The Guardian

Chernobyl’s cover-up is a warning for our nuclear future | Kate Brown

Before expanding nuclear power to combat climate change, we need answers to the global health effects of radioactivity
Illustration: Bill Bragg

In 1986, the Soviet minister of hydrometeorology, Yuri Izrael, had a regrettable decision to make. It was his job to track radioactivity blowing from the smoking Chernobyl reactor in the hours after the 26 April explosion and deal with it. Forty-eight hours after the accident, an assistant handed him a roughly drawn map. On it, an arrow shot north-east from the nuclear power plant, and broadened to become a river of air 10 miles wide that was surging across Belarus toward Russia. If the slow-moving mass of radioactive clouds reached Moscow, where a spring storm front was piling up, millions could be harmed. Izrael’s decision was easy. Make it rain.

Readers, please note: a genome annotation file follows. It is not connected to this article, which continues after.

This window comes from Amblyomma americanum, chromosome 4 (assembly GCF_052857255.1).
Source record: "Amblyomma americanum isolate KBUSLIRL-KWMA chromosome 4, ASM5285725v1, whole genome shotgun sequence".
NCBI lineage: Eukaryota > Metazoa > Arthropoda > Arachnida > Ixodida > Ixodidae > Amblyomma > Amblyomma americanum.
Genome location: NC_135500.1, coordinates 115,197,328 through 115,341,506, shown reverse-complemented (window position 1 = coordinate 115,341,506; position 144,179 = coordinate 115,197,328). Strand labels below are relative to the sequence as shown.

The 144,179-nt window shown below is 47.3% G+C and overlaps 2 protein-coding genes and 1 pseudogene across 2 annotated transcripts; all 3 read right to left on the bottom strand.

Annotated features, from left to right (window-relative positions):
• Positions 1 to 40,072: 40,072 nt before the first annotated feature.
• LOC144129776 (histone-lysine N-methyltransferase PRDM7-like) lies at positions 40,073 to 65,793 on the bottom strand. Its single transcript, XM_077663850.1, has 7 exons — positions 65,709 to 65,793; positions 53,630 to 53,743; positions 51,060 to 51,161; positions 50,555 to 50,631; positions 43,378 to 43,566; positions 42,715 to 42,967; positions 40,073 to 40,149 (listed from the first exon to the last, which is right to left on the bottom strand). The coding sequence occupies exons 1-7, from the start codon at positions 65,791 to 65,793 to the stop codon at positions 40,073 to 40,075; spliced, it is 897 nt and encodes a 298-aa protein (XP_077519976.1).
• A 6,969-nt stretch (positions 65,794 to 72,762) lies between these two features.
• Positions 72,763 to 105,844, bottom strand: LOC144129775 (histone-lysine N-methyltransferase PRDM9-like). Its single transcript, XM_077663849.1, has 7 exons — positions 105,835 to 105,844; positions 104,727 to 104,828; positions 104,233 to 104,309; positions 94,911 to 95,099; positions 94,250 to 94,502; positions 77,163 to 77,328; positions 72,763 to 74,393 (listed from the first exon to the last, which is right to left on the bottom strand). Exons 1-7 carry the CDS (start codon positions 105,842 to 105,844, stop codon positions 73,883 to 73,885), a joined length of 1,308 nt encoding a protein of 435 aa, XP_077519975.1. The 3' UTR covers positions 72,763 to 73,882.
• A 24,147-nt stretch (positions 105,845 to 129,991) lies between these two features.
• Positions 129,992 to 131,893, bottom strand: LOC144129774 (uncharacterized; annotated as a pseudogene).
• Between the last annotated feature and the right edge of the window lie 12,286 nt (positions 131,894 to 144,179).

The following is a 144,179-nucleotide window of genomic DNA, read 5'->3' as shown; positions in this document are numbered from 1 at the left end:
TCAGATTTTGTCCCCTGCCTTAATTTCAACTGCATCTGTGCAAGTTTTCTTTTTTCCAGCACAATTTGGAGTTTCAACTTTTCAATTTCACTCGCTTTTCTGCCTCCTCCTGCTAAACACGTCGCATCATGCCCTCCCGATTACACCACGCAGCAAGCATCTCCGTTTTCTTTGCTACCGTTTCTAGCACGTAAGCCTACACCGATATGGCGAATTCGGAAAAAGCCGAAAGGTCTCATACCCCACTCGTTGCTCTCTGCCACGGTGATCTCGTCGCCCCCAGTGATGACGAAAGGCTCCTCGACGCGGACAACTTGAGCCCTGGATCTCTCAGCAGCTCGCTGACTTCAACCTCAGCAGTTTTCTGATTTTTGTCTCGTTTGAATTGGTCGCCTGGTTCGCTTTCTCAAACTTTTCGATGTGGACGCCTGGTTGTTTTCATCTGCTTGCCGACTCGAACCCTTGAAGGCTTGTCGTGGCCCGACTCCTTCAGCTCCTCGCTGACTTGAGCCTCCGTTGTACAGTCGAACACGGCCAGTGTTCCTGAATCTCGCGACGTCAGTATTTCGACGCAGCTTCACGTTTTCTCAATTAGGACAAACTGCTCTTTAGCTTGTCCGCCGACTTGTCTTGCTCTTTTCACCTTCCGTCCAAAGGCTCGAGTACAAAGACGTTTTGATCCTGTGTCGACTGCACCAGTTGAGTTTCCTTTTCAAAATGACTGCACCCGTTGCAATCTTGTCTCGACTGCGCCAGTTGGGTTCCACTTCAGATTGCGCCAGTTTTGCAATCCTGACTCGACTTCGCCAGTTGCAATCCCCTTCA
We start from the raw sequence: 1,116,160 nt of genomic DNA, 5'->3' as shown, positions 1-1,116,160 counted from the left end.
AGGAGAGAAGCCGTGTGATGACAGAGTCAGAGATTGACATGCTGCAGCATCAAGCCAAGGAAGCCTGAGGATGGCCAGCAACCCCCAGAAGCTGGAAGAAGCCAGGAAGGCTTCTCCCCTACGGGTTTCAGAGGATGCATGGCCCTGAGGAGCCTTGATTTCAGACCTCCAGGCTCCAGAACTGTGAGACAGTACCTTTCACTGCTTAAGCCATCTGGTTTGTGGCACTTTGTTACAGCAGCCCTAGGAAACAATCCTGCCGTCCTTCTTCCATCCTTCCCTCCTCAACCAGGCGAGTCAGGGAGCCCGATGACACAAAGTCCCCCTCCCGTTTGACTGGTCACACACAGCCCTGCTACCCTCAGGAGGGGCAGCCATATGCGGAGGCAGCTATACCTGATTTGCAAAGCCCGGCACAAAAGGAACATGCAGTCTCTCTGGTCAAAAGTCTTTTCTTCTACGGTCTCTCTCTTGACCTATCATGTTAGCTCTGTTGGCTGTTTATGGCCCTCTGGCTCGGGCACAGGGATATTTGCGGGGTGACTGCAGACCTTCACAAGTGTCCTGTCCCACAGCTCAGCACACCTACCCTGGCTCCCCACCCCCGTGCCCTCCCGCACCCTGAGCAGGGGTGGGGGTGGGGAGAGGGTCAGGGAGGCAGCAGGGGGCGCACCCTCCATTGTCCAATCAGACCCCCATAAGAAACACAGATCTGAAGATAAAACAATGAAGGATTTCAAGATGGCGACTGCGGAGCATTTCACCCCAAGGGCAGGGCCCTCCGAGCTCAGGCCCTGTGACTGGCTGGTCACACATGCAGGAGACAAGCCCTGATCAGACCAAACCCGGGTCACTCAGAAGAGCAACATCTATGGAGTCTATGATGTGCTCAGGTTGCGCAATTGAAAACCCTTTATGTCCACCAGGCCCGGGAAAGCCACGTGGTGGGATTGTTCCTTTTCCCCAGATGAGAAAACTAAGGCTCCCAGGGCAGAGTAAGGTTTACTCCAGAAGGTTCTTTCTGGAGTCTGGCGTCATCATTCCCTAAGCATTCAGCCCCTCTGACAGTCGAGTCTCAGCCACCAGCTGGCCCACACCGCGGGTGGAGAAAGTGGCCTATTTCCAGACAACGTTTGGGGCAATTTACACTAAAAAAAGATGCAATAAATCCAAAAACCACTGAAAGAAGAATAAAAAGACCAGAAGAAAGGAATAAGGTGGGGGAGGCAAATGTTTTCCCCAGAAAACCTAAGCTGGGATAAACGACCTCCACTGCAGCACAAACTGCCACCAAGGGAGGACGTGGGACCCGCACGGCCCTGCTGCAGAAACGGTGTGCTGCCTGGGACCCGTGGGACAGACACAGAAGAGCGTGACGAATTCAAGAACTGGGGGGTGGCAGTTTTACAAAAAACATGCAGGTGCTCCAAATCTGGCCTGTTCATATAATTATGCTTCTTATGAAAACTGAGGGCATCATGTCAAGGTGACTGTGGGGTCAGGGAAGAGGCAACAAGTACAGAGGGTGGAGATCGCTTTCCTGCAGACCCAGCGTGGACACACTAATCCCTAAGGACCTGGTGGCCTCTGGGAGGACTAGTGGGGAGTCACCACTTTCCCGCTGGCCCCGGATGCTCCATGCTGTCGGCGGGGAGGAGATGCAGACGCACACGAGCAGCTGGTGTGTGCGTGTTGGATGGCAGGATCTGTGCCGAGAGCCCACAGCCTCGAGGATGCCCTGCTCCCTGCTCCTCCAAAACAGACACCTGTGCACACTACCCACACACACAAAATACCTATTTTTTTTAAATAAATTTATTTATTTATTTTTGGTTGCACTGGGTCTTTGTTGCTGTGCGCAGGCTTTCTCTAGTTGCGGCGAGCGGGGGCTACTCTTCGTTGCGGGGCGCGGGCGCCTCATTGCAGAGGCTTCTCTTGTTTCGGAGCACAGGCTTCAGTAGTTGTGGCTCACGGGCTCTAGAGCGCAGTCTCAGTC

So that day, in a Moscow airport, technicians loaded artillery shells with silver iodide. Soviet air force pilots climbed into the cockpits of TU-16 bombers and made the

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